This was the beginning of the rotating capitals; war activities would cause the seat of government to move back and forth between Savannah and Augusta. Ultimately, many believed that Augusta was located too far east as the population of the new state was rapidly moving west into American Indian territory. The desire was to locate the capital in a central, accessible location.
Louisville, named after French King Louis XVI for his assistance during the American Revolution, was Georgia’s third state capital from 1796-1807. Located in Jefferson County, Louisville was selected as the capital because its location was the center of Georgia’s population. The state’s legislators hoped that the town would also serve as a trading center due to its location on the Ogeechee River. Once it was established, Louisville developed both socially and financially. However, Louisville’s time as capital ended in 1807 due several factors including the malaria outbreaks that occurred in the city every year, the difficulty of using the Ogeechee River as a trade route, and most importantly, the continual northwestern movement of Georgia’s population. One of the most famous events in Louisville was when the state legislators publically set fire to the Yazoo Land Act with a magnifying glass. Creek lands west of Louisville were ceded to the state in 1802, and, without delay, the push to move the state capital westward was underway.
Milledgeville, named after the current governor John Milledge, served as the state capital for sixty years. The capital remained in Milledgeville during the Civil War, but it was abandoned as General Sherman made his way toward the city. Government documents were loaded onto trains to be evacuated to safety. After the war, the Union troops denied the meeting of the legislature, and took charge of Georgia’s government. A new constitution was adopted and elections were held and the legislature reconvened in Milledgeville.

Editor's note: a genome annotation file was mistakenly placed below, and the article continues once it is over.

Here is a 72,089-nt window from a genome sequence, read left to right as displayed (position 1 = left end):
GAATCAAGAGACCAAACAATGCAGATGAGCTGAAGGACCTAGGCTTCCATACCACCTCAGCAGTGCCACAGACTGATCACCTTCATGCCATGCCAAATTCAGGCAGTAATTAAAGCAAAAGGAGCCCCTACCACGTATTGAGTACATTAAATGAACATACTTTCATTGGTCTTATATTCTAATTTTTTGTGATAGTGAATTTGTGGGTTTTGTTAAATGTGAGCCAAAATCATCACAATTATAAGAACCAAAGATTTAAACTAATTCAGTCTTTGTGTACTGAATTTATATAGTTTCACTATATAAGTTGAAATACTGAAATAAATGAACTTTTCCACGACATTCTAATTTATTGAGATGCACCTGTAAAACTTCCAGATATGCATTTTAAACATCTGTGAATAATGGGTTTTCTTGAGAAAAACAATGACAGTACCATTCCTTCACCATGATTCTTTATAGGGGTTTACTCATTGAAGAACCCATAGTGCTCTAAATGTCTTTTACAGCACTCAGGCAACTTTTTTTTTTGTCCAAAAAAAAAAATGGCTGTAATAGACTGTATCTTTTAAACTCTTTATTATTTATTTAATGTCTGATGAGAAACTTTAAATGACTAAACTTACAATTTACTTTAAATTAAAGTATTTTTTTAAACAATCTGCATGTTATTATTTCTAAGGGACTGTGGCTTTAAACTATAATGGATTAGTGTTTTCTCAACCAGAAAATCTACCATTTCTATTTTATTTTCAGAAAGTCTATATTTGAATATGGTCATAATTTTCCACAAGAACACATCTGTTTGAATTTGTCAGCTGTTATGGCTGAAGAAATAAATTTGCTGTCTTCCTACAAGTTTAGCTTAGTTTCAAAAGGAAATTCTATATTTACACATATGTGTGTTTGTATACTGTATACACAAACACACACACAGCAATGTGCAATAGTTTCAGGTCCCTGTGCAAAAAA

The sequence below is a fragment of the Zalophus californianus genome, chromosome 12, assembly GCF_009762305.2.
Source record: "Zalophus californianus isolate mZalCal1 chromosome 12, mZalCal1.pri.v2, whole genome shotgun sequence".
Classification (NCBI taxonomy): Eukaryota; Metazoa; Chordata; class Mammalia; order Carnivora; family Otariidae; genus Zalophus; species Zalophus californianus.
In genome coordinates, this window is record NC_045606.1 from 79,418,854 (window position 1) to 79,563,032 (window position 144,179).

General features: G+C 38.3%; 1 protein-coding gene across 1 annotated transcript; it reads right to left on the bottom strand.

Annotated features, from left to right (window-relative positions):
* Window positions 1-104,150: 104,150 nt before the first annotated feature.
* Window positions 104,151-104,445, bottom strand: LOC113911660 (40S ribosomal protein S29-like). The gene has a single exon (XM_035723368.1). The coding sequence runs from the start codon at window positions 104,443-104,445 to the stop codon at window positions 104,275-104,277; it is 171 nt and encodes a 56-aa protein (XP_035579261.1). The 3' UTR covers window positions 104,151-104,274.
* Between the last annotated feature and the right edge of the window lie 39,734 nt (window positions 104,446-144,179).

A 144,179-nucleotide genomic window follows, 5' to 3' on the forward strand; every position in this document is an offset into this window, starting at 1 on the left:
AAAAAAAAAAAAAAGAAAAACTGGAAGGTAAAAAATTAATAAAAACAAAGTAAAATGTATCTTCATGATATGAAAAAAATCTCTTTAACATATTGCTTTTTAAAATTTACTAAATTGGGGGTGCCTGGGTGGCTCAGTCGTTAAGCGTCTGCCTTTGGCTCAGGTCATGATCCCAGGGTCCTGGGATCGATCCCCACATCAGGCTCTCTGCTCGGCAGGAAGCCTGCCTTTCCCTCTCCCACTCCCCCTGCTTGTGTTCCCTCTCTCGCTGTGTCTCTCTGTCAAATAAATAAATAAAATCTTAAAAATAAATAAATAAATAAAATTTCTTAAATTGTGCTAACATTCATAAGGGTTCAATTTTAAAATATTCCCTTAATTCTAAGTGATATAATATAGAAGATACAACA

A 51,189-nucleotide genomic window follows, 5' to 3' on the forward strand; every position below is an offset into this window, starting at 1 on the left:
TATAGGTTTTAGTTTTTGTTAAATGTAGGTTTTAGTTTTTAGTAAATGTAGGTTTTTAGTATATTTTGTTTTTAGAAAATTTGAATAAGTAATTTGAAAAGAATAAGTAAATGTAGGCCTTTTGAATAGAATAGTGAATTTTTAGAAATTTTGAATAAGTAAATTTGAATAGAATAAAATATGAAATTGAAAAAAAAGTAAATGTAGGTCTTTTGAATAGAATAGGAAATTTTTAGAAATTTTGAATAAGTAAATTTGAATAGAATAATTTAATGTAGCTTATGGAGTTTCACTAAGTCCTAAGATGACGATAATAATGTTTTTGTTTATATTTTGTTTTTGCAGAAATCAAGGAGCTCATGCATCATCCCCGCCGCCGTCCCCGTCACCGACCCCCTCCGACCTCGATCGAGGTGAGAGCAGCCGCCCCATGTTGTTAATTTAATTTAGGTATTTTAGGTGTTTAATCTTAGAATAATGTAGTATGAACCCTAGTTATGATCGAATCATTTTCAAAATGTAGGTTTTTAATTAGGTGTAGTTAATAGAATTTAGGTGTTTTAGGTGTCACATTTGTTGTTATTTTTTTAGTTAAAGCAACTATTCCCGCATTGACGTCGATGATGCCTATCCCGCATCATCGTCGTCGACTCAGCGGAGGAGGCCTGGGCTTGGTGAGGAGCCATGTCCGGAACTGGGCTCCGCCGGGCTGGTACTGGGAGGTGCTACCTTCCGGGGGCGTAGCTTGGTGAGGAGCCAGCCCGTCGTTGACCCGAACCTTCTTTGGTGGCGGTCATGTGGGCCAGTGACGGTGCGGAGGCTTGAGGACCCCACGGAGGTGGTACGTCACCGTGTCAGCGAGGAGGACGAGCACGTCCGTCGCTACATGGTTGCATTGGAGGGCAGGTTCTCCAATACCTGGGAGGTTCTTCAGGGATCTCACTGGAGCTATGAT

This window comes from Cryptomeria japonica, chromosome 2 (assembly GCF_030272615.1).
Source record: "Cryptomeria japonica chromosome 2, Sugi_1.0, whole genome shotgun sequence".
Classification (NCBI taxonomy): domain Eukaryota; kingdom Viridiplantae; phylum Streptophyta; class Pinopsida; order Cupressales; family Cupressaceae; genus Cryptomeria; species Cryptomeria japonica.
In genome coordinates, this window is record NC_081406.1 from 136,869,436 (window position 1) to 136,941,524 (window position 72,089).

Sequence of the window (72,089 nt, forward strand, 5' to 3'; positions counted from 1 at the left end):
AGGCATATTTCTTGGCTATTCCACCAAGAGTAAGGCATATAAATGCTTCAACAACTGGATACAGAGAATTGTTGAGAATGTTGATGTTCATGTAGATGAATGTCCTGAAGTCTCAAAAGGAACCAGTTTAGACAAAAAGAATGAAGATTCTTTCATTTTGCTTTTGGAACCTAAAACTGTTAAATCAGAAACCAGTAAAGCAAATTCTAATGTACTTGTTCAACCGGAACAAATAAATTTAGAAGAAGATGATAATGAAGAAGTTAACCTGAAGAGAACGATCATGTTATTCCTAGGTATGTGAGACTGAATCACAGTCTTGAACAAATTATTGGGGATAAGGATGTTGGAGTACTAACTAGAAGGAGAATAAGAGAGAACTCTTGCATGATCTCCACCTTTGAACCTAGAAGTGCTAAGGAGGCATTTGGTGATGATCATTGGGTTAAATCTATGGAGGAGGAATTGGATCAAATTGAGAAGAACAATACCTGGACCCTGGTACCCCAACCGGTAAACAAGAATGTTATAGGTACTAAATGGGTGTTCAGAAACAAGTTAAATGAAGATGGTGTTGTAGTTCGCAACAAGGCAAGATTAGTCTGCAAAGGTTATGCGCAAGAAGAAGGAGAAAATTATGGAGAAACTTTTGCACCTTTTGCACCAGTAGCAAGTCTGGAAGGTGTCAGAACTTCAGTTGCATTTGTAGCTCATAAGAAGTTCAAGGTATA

The final state capital was eventually located in Atlanta. The removal of the Cherokees in 1838 led state lawmakers to anticipate another westward move for the state capital. The chartering of the Western and Atlantic Railroad led to the development of the town of Terminus. Renamed Marthasville, after former Governor Wilson Lumpkin’s daughter Martha, residents soon protested that the name was too feminine for the frontier. In 1847, the General Assembly renamed the town Atlanta, in deference to the Western and Atlanta Railroad. It wasn’t until after the Civil War that the state capital was officially moved to Atlanta. In 1868, a new constitutional convention was ordered to meet in Atlanta by General Pope. Better rail accessibility and a growing population were touted as reasons for moving the state capital to Atlanta. The move was ratified in 1868 and Atlanta became the final state capital. It is interesting to note that, in 1919, a suggestion was floated to move the state capital to Macon, a more centrally-located city. While some state offices have since moved to the Macon and Tifton areas, the state capitol complex remains in Atlanta. An easy way for students to remember the name of all of Georgia’s capital cities is to teach them the acronym S.A.L.M.A. which stands for Savannah, Augusta, Louisville, Milledgeville, and Atlanta.
Here is where you'll find the daily happenings of our class! Agendas, extra copies, etc.